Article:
There is really only one scene in Double Team where Dennis Rodman’s involvement makes sense. Van Damme is in need of some high tech gear early in the film to take out Rourke’s trecherous terrorist and he finds his perfect weapons dealer in Rodman. For his part, the basketball star is holed up in a massive, queer nightclub loaded with drag queens, club kids, and SCUBA-themed S&M models. Rodman’s most natural involvement in this film would’ve been to sell JCVD some cool future-guns and exchange a couple sarcastic quips before being on his merry way, never to return. Indeed, Van Damme asks Rodman, “Who does your hair, Siegfried or Roy?” Rodman shoots back, “The last guy who insulted my hair is still pulling his head out of his ass,” to which Van Damme responds, “I don’t want to hear about your sex life.” In a movie where that was the end of their transaction, this scene would have played as casually homophobic, but since Rodman & Van Damme are burgeoning buddies at the start of a feature-length bromance, it somehow comes off as light, harmless teasing. Rodman shoehorns himself into the rest of the film’s plot to make room for sore thumb basketball references (“The best defense is a good offense,” “Oops! Airball,”) & a wide range of gender-defiant wardrobe choices, with no further reference made to his sexuality in the script before his gay 90s club hit plays over the end credits. It’s an oddly progressive choice for something that’s mostly a by-the-books action flick and although Rodman’s sore thumb presence & subpar line deliveries disrupt Double Team‘s narrative structure & pacing, they also elevate the film into a more memorable camp spectacle status.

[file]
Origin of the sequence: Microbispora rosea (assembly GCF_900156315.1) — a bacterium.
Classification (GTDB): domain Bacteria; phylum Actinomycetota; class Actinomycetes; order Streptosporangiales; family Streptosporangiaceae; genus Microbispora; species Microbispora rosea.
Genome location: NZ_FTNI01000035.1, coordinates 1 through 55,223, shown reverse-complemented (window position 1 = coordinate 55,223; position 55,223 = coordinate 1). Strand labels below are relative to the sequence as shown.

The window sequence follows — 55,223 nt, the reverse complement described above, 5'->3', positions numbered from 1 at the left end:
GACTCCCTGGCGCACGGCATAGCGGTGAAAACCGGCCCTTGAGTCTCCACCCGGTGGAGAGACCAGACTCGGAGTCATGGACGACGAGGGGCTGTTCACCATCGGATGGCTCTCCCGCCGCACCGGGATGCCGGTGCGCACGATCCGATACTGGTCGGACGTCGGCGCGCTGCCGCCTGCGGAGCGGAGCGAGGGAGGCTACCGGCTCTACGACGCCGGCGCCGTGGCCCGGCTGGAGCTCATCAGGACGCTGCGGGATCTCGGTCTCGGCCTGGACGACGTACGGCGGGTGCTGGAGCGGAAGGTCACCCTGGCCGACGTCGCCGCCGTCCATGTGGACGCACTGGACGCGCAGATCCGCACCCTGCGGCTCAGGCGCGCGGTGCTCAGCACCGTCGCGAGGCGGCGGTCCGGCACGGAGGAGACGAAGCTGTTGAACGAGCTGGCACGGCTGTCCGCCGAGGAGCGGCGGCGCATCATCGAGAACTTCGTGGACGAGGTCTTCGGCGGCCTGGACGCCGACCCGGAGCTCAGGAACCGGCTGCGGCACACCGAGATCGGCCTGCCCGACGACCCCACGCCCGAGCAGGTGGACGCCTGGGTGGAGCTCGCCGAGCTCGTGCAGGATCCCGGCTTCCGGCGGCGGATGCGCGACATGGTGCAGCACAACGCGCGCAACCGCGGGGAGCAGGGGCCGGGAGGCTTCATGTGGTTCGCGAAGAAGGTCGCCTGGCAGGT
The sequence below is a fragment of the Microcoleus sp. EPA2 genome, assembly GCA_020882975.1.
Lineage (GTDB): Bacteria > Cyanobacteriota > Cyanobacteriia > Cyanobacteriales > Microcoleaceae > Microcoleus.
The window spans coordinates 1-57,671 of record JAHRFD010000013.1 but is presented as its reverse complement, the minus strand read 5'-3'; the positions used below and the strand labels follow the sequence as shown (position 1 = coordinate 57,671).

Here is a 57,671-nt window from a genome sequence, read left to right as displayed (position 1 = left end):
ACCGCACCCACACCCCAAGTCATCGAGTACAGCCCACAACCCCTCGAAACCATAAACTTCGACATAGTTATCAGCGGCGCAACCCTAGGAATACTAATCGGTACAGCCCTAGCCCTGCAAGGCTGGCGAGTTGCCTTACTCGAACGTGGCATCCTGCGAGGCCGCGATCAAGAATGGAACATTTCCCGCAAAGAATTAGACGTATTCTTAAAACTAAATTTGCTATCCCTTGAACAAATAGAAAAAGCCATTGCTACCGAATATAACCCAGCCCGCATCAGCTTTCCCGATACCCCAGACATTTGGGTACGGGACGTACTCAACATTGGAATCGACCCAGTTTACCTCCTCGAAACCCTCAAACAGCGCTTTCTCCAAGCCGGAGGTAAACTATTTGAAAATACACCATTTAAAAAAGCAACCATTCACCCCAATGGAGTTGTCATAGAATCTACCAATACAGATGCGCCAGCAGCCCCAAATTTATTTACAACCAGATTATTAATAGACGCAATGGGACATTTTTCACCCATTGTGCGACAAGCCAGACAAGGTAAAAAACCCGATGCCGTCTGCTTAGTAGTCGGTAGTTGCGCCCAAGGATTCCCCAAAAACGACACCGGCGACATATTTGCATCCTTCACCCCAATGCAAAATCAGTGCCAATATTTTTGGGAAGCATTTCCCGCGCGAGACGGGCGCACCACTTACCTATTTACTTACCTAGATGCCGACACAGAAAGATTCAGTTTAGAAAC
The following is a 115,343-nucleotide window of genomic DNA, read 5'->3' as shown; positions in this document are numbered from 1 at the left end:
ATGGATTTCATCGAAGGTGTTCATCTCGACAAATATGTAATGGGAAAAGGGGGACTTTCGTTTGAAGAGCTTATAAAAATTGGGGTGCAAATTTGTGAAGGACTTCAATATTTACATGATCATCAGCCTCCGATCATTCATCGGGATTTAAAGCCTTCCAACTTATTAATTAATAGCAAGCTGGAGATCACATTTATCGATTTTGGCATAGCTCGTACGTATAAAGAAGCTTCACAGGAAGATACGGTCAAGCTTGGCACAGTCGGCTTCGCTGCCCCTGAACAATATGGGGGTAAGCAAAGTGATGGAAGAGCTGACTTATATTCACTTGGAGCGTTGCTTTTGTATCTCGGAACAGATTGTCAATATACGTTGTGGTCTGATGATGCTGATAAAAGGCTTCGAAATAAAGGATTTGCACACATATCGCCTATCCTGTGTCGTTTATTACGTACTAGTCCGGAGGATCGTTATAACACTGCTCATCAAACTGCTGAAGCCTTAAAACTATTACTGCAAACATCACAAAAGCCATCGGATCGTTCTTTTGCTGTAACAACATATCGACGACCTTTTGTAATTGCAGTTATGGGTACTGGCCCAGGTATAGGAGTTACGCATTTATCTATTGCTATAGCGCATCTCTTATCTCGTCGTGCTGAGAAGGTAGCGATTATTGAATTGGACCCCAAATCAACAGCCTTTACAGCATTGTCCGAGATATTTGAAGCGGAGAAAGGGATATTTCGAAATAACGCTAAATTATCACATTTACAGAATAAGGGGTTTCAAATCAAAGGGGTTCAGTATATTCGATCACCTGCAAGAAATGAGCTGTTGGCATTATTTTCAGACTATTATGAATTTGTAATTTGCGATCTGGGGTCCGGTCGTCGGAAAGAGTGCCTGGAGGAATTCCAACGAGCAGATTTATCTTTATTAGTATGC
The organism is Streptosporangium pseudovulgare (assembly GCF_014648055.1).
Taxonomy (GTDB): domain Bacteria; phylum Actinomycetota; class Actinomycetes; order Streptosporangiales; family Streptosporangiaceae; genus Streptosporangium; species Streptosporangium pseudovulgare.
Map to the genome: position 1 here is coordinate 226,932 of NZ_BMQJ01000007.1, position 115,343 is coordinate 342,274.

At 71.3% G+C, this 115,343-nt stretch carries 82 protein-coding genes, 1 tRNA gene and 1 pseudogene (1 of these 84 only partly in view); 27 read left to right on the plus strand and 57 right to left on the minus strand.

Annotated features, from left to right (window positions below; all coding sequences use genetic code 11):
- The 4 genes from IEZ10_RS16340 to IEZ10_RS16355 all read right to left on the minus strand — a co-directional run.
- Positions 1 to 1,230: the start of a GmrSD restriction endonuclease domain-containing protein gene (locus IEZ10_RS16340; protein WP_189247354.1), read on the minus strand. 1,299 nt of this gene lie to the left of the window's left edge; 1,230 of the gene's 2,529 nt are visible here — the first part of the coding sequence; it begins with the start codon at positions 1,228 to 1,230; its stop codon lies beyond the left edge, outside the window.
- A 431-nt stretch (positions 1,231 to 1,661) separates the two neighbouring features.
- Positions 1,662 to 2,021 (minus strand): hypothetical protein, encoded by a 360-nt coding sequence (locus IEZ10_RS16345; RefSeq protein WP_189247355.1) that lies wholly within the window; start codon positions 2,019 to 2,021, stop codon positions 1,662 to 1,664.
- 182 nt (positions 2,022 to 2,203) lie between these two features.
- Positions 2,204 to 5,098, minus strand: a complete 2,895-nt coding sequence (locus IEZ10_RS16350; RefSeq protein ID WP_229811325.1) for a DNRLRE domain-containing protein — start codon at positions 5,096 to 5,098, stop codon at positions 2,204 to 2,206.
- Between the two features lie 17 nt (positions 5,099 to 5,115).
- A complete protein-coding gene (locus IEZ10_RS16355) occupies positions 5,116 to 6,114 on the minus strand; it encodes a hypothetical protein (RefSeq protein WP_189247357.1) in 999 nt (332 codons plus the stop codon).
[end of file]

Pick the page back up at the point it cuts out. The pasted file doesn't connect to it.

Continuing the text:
Double Team is the American debut of Chinese action director Tsui Hark, whose most recognizable credits might be a stray Jet Li or Jackie Chan production among his sea of titles like A Chinese Ghost Story, Once Upon a Time in China, and Flying Swords of Dragon Gate. The filmmaker is well-respected in his martial arts cinema genre of choice and I think Double Team might’ve worked a little better if its narrative were allowed to stretch out to a standard Chinese action film’s runtime, which tend to be a little lengthier than American genre pictures. Compressing the disparate storylines of Double Team into a brisk 90min package made each story beat feel inconsequential & frivolous, especially since so much of the film was dedicated to the lofty goal of making Dennis Rodman seem funny & tough. Tsui Hark seems a tad overqualified for such a generic action vehicle in the first place, but his sense of scale & brutality makes for memorable action cinema moments, especially once the tigers & hospitals full of newborn babies get involved. Rodman’s blinding distraction of a presence makes sure that the film’s action sequences and hodgepodge plot are in no danger of dominating discussion surrounding the film, however. This is a mid-90s camp relic most notable for its inclusion of a gender-defiant fashion prankster with some highly questionable political affiliations who apparently used to play basketball or something. I can’t say for sure if Rodman’s strange presence was enough to carry a lead role in his other action vehicle, Simon Sez, and I’m honestly a little afraid to find out. However, as a comic relief sidekick with an attitude problem airdropped into an action vehicle where he doesn’t belong (like so many Poochies of X-treme 90s past), he’s a delightfully off-putting novelty that makes Double Team way more fun & noteworthy than it has right to be.